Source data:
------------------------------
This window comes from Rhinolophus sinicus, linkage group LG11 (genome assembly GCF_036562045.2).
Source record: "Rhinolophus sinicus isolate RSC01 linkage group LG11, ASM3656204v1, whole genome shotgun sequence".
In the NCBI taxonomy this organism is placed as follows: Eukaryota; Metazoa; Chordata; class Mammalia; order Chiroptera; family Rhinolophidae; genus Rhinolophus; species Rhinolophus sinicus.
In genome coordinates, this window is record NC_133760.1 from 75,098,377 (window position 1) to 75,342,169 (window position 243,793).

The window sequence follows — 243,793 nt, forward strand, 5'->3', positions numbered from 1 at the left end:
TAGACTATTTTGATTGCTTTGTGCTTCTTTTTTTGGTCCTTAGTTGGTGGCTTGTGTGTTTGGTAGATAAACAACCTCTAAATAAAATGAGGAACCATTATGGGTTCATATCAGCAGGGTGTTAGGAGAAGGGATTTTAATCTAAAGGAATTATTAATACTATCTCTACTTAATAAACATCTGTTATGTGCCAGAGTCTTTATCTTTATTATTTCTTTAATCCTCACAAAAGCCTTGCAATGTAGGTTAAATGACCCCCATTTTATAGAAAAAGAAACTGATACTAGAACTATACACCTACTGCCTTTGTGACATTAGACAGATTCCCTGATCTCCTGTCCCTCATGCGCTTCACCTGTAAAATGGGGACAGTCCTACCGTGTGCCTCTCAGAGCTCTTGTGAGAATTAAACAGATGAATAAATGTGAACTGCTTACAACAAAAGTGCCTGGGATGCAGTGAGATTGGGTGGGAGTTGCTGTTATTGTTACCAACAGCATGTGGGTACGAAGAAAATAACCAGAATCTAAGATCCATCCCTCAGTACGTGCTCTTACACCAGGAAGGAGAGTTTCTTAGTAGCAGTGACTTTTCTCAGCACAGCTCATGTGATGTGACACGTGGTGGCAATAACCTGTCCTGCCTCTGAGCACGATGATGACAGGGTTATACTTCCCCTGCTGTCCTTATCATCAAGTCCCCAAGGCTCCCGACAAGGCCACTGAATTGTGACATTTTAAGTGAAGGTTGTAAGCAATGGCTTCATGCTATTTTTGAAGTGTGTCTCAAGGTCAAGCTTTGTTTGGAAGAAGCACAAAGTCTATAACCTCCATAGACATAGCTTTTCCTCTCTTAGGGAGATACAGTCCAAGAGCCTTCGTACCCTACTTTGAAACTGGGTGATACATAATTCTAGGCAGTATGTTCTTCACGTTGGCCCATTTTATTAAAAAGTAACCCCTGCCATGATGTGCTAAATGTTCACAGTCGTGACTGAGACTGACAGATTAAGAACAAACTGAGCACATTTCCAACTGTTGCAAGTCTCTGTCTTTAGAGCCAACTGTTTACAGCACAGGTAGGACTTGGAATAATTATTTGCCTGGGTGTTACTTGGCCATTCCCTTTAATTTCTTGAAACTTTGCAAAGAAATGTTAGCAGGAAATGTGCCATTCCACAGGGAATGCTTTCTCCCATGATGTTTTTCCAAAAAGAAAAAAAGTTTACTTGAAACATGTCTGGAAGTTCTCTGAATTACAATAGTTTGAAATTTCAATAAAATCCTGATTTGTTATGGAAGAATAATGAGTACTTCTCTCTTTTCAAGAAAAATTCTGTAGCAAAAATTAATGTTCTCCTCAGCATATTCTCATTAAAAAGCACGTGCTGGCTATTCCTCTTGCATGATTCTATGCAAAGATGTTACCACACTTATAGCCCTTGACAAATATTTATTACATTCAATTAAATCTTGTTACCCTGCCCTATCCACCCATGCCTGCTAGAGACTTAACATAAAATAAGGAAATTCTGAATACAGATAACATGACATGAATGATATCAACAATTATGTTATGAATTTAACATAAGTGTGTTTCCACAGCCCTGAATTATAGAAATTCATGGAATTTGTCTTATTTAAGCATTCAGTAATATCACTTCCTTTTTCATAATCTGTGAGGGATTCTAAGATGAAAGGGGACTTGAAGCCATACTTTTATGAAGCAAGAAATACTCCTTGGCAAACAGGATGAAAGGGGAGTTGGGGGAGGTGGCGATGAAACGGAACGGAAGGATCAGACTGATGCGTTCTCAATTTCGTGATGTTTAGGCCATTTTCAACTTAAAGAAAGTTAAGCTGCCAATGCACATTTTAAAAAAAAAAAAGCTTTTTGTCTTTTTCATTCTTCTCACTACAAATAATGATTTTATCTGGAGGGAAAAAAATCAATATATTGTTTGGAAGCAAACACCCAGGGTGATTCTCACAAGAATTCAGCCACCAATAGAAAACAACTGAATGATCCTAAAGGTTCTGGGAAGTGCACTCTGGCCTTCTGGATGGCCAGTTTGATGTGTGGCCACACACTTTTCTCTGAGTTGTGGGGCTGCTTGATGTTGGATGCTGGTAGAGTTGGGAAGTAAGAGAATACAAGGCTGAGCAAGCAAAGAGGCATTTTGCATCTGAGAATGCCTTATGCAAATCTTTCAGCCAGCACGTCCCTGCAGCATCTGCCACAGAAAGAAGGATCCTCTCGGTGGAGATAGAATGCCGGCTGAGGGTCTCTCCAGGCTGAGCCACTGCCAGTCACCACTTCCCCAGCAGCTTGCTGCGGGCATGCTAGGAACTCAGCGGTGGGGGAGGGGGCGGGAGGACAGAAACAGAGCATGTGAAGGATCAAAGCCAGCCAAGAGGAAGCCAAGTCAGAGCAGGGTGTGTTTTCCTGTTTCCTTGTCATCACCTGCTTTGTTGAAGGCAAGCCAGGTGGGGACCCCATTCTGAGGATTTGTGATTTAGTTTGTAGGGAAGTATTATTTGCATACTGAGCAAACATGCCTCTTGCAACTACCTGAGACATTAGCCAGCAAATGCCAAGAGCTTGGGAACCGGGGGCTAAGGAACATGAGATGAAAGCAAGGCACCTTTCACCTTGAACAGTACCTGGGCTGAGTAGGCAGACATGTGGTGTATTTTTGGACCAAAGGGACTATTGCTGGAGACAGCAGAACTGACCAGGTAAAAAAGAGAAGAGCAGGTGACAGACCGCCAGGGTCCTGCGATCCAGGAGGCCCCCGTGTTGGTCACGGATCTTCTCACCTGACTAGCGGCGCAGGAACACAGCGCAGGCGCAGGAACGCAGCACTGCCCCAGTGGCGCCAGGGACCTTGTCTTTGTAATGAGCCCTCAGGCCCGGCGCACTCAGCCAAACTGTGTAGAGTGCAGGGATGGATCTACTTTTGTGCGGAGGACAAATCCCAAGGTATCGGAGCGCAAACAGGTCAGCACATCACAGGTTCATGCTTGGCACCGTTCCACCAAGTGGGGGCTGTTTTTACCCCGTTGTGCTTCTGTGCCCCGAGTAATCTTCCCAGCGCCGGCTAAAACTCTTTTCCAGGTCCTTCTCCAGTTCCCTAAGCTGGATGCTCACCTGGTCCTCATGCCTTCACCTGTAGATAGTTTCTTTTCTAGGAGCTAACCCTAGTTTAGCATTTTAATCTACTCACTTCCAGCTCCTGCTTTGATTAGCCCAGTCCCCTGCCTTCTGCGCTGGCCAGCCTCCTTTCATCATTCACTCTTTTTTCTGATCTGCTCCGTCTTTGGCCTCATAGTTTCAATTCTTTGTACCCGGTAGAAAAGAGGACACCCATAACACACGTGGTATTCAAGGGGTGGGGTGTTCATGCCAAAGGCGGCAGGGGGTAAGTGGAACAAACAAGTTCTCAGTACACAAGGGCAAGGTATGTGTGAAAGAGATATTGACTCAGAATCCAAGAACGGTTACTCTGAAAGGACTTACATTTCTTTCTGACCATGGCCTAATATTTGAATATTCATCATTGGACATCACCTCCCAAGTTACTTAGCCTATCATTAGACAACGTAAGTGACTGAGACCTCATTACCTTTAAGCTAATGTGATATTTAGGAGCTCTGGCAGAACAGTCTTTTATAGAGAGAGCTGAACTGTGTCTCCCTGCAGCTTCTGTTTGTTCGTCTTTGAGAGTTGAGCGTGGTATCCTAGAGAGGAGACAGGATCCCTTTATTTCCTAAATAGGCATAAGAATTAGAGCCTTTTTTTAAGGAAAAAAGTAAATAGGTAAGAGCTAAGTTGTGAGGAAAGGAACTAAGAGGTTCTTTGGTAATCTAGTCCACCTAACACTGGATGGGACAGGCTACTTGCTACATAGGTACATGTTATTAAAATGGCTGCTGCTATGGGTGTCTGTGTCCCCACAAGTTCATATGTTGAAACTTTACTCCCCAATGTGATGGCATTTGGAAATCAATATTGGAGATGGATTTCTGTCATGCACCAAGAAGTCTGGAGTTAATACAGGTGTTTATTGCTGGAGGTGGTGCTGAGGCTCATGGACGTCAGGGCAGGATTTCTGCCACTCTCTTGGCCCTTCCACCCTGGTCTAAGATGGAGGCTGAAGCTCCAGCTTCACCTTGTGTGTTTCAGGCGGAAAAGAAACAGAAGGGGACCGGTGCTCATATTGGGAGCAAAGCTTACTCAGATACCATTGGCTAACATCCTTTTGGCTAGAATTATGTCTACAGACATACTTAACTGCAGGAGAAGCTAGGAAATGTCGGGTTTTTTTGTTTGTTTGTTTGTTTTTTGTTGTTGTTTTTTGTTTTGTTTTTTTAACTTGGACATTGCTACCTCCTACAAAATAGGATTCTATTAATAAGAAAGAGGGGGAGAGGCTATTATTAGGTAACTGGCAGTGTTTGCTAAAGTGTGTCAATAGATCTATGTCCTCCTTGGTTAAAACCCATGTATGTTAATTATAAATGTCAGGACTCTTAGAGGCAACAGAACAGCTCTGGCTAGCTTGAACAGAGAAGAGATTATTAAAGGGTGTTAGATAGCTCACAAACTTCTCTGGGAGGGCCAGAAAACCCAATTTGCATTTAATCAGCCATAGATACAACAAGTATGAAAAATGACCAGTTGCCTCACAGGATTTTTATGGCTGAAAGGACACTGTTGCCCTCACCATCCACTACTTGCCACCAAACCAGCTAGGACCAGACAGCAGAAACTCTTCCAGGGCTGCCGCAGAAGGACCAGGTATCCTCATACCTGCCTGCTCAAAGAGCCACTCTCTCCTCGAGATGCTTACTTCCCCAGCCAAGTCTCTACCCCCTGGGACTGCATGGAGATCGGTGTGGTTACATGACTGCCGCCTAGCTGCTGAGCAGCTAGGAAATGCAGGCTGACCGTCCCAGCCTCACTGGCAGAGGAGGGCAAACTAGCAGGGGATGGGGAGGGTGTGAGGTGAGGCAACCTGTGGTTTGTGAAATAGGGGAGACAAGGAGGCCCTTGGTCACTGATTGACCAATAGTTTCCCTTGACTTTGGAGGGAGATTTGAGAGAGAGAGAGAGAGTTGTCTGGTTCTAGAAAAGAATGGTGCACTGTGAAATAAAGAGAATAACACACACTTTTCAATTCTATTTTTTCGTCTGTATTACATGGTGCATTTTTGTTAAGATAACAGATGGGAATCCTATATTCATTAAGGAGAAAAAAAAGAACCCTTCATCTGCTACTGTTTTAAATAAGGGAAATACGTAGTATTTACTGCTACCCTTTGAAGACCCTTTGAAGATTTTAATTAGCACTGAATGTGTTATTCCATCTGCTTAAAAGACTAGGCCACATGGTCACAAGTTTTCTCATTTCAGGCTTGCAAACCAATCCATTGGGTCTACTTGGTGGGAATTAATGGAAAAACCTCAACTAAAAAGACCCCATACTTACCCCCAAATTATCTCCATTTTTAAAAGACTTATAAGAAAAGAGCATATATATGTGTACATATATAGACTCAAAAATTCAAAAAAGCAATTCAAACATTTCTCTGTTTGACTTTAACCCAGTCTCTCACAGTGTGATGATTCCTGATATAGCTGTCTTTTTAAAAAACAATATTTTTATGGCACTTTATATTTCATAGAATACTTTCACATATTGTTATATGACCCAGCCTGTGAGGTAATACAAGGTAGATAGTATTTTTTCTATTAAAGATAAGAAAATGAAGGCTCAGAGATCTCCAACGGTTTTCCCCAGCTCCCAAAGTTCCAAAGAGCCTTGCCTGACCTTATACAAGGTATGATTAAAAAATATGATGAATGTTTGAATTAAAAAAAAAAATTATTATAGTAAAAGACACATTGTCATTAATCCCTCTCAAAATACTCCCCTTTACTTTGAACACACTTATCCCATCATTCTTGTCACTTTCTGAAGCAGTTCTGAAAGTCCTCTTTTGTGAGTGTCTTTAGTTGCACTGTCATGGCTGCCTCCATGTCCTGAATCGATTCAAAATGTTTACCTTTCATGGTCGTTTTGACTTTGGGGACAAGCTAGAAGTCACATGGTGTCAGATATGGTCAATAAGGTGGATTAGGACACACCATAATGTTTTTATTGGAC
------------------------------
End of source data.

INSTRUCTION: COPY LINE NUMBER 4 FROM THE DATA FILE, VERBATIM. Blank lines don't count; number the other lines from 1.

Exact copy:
In genome coordinates, this window is record NC_133760.1 from 75,098,377 (window position 1) to 75,342,169 (window position 243,793).